In one remarkable week in October ‘68, Motown released both Marvin Gaye’s “I Heard It Through the Grapevine” and The Temptations’ “Cloud Nine.” Gaye’s “Grapevine,” which had been in the can for over a year, sat atop the pop chart for seven weeks.
Gaye’s version embodies all of the insinuation and intrigue inherent in the lyrics. The recording opens with a tambourine strike redolent of gypsy campfires, closely stalked by a hushed piano figure, a furtive hi-hat pulse joins in as the tambourine shudders a sibilant warning. A guitar doubles the piano, a muted trumpet rears it head and Marvin Gaye’s magical instrument wordlessly crescendos into the opening line, “Oooh, I bet you’re wondrin’ how I knew..”
With the beat made explicit and strings swirling about, commenting, embellishing, Whitfield’s arrangement matches Gaye’s thrilling vocal line for line as he sways through the stages of grief from suspicion, to anger, to hopeful denial to stunned acceptance. Had Whitfield written and produced nothing else, he would still belong in this book.
In the mid-to-late-’60s Sly Stone psychedelicized black music by combining peace, love and social conscience with gospel melodies, funky beats and rock’n’roll. Whitfield wanted to follow him onto the new vibe with the Temptations. When David Ruffin, always suspect as a team player, blew off a 1968 live performance, he was fired and replaced by ex-Contour Dennis Edwards, whose gut bucket shout was perfect for Whitfield’s trip into uncharted waters. Whitfield began to write and use the studio differently as his hair sprouted into a militant afro, and the old Funk Brothers house band began to break up.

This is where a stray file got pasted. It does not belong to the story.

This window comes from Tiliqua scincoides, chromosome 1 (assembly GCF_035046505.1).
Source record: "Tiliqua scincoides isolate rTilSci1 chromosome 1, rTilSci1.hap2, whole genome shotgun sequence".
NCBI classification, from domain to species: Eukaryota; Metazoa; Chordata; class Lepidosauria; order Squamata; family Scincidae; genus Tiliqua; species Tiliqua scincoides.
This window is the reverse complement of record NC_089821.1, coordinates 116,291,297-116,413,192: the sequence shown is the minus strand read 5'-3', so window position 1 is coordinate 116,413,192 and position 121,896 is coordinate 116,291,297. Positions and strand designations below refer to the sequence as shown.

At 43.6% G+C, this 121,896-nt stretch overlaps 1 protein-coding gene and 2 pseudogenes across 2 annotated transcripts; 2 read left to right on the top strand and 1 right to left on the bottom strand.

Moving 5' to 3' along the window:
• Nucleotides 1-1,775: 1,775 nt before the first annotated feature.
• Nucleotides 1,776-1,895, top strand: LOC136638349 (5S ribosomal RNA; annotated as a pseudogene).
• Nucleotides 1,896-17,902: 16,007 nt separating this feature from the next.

Uriel Jones replaced the ailing Benny Benjamin on drums. Bob Babbitt replaced James Jamerson on bass, while Dennis Coffey and Wah-Wah Watson came in on guitar. Jones tells Nelson George that “Cloud Nine” “began as a beat on the cymbal … He’d have you sit and play that two or three minutes by itself, and he’d tell you to add a certain beat on the foot. Actually, what he’s doing is just listening to see what he wants to add to it … A lot of times we’d just sit and play and just rap on the tune until somebody just opens up and does something. We’d have as many as twelve or thirteen guys in there just grooving on the rhythm.”
“Cloud Nine” experiments with structure, rough social commentary and vocal trade-offs in the context of a lyric that accepts, or at least sympathizes with drug use. Many were stunned. The adrenaline rush, the funk, the freaky instrumentation and the social realism that Whitfield and the Temptations strung out on “Cloud Nine,” “Psychedelic Shack,” “Ball of Confusion (That’s What the World Is Today),” and especially “Papa Was a Rollin’ Stone” directly influenced Isaac Hayes, Curtis Mayfield, Gamble and Huff, Barry White, among many others, and eventually led to the extended grooves and shameless hedonism of disco.
Gradually Whitfield’s experimentation with the Tempt’s yielded diminishing returns and he turned his attention elsewhere. In 1970 he produced the uncompromising “War” for the leather-lunged Edwin Starr, and in 1971 he worked more paranoid magic with the Undisputed Truth’s “Smiling Faces Sometimes.”
In 1976, he left Motown and formed his own label, Whitfield, and scored the gold soundtrack for the movie Car Wash, performed by his new group, Rose Royce. Royce, with lead singer Gwen Dickey, also hit with “I Wanna Get Next To You,”, and “Love Don’t Live Here Anymore,” which Madonna took to No. 1 almost twenty years later.
Norman Whitfield (along with Barrett Strong) has been honored with the National Academy of Songwriters’ Lifetime Achievement Award, but he still awaits induction into the Rock and Roll Hall of Fame, an honor that is long overdue.
Like his tax bill.